3. Ibid.
  4. For more information, please see: Benjamin Collins, Thomas McDonald, and Jay A. Mousa, “The Rise and Decline of Auto Parts Manufacturing in the Midwest,” Monthly Labor Review 130, no. 10 (2007): 14-20.
  5. Ibid.
  6. Japanese manufacturing firms report revenue in the Japanese Yen but use different conversion rates for evaluating dollar values. Therefore, an average annual spot rate for the fiscal year was used to compute dollar amounts. The ownership changes at GM and Chrysler may lead to some inconsistency in accounting methods.
  7. Chrysler Group, LLC has recently conducted business under several names including Chrysler Corporation, Daimler Chrysler, and Daimler AG.
  8. Kendra Marr, “Toyota Passes General Motors as World’s Largest Carmaker,” Washington Post, January 22, 2009.
  9. This relationship is believed to be a lagged positive relationship with employment growth following GDP growth by an estimated one to three months. However, recent research by Sawtelle suggests that this relationship may not be significant (or even positive) for some industries once we control for other economic factors beyond the scope of this article (such as the employment cost index). For more information, please see Barbara Sawtelle, “Analyzing the Link between Real GDP and Employment: An Industry Sector Approach,” Business Economics 42, no. 4 (2007): 46-54.
  10. For more information, please see: Matt Kinghorn, “Population and Employment Change in Indiana” InContext, July-August 2009, www.incontext.indiana.edu/2009/jul-aug/article1.asp.
  11. Tests proved that there was serial correlation within the panel data. A fixed-effects model was selected due to the larger number of observations (48 states) relative to time periods (t=10).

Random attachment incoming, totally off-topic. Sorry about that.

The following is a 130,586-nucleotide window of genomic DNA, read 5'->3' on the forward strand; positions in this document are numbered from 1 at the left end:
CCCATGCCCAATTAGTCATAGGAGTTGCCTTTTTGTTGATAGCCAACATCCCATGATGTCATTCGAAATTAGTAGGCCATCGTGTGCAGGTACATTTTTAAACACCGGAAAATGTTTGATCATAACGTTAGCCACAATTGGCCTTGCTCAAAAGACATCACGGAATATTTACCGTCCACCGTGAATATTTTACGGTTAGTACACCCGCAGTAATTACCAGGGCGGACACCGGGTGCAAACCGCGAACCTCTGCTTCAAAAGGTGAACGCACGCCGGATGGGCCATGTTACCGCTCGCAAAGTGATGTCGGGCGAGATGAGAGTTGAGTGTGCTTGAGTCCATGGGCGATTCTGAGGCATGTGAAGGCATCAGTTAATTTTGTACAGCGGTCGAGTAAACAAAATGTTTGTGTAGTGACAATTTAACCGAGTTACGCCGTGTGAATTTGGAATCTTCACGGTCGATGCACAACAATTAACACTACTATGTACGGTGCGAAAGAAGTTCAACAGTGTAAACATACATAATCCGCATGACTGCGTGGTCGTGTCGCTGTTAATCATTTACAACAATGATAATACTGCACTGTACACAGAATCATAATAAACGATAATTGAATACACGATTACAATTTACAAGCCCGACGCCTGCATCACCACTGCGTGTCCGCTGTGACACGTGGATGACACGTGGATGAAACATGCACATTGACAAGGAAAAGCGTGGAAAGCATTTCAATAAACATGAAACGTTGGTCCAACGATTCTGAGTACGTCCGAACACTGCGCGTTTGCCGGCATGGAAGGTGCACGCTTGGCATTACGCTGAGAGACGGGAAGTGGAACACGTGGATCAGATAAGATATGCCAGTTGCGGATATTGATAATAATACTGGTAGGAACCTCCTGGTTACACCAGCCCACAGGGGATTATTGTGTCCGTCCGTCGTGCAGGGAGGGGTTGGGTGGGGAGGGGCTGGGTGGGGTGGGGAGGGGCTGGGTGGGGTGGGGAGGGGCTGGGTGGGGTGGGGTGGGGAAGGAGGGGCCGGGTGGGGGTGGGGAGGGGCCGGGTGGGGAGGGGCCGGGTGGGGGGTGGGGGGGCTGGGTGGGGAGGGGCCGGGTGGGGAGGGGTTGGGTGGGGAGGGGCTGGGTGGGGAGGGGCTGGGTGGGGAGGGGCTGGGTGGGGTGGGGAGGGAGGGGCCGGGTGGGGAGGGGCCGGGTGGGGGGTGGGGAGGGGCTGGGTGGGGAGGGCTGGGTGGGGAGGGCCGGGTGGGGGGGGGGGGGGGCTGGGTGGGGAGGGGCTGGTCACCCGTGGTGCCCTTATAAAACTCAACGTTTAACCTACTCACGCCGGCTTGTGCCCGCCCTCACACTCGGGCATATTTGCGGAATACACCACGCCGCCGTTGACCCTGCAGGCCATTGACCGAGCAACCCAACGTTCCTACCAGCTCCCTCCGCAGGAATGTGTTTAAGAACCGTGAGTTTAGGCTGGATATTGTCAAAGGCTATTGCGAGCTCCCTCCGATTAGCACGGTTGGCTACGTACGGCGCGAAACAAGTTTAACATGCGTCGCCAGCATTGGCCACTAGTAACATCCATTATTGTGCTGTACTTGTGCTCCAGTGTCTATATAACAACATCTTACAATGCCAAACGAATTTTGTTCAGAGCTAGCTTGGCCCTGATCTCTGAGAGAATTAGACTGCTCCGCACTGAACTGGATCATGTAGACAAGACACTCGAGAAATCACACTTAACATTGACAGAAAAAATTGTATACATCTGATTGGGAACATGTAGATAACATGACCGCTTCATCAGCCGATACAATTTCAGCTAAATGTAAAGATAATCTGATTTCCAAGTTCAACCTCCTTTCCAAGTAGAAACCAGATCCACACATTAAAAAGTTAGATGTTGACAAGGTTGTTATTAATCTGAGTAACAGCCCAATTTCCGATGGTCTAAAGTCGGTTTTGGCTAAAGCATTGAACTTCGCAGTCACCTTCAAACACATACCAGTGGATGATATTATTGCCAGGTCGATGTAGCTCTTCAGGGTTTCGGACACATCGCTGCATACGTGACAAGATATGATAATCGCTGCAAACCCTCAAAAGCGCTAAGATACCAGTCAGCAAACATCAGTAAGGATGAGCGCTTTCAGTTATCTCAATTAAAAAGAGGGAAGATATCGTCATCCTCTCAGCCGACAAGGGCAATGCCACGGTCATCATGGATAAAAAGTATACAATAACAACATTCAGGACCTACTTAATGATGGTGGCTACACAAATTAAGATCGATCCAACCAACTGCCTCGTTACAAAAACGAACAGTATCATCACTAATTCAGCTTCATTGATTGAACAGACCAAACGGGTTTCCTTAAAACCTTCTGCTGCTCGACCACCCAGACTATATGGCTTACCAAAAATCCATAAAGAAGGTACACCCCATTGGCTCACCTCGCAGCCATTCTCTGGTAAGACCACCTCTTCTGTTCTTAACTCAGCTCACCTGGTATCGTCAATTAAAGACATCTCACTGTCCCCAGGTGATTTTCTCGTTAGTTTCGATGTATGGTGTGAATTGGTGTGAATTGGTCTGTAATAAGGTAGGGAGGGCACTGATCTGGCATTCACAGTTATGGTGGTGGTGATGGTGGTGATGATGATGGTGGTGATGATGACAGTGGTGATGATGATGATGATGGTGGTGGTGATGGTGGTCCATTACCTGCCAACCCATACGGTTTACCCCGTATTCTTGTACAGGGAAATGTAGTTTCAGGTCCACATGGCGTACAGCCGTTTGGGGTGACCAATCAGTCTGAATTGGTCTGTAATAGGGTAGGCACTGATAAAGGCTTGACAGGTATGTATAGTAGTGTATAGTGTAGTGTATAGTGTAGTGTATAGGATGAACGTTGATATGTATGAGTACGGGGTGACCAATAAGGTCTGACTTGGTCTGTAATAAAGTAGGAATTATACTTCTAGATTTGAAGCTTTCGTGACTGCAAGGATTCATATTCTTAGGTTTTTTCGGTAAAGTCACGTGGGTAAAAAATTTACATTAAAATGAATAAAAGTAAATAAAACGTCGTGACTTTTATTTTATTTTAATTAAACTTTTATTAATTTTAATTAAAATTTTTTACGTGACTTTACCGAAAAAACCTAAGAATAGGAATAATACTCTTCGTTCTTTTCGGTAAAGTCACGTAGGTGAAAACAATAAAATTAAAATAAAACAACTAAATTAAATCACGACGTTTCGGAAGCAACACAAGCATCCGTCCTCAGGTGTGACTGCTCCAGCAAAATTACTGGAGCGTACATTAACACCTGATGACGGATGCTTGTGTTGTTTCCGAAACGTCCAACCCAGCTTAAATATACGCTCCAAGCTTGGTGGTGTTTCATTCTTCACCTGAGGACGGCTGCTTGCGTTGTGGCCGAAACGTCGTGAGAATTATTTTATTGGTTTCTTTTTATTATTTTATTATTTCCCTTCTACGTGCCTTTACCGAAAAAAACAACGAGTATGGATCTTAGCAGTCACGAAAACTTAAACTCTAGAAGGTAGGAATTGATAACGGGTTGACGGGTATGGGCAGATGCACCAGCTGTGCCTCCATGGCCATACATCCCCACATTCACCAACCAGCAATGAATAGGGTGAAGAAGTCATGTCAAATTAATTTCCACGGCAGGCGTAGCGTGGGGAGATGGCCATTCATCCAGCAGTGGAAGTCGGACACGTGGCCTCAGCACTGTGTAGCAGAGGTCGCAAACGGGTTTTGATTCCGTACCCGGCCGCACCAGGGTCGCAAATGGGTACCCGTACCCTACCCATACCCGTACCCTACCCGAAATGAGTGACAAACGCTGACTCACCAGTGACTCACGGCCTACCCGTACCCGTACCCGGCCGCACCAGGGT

12. This puzzling result may indicate that other factors may be at play beyond the performance of the top six carmakers, such as revenues associated with other carmakers that are beyond the scope of this article.
  13. While the reason behind this result is beyond the scope of this article, this finding suggests that where Chrysler may have had larger revenue growth relative to the other carmakers (this was generally not the case), any related increases in parts employment may have occurred outside of the United States.
  14. We can interpret this to mean that a high level of GDP in the previous year slightly reduces the likelihood of achieving high levels of GDP growth the following year, holding all other factors constant.
  15. The negative impact associated with Toyota revenues is only significant at the p < 0.1 level and may be largely influenced by the spike in Toyota revenues during the final 2007-2008 period.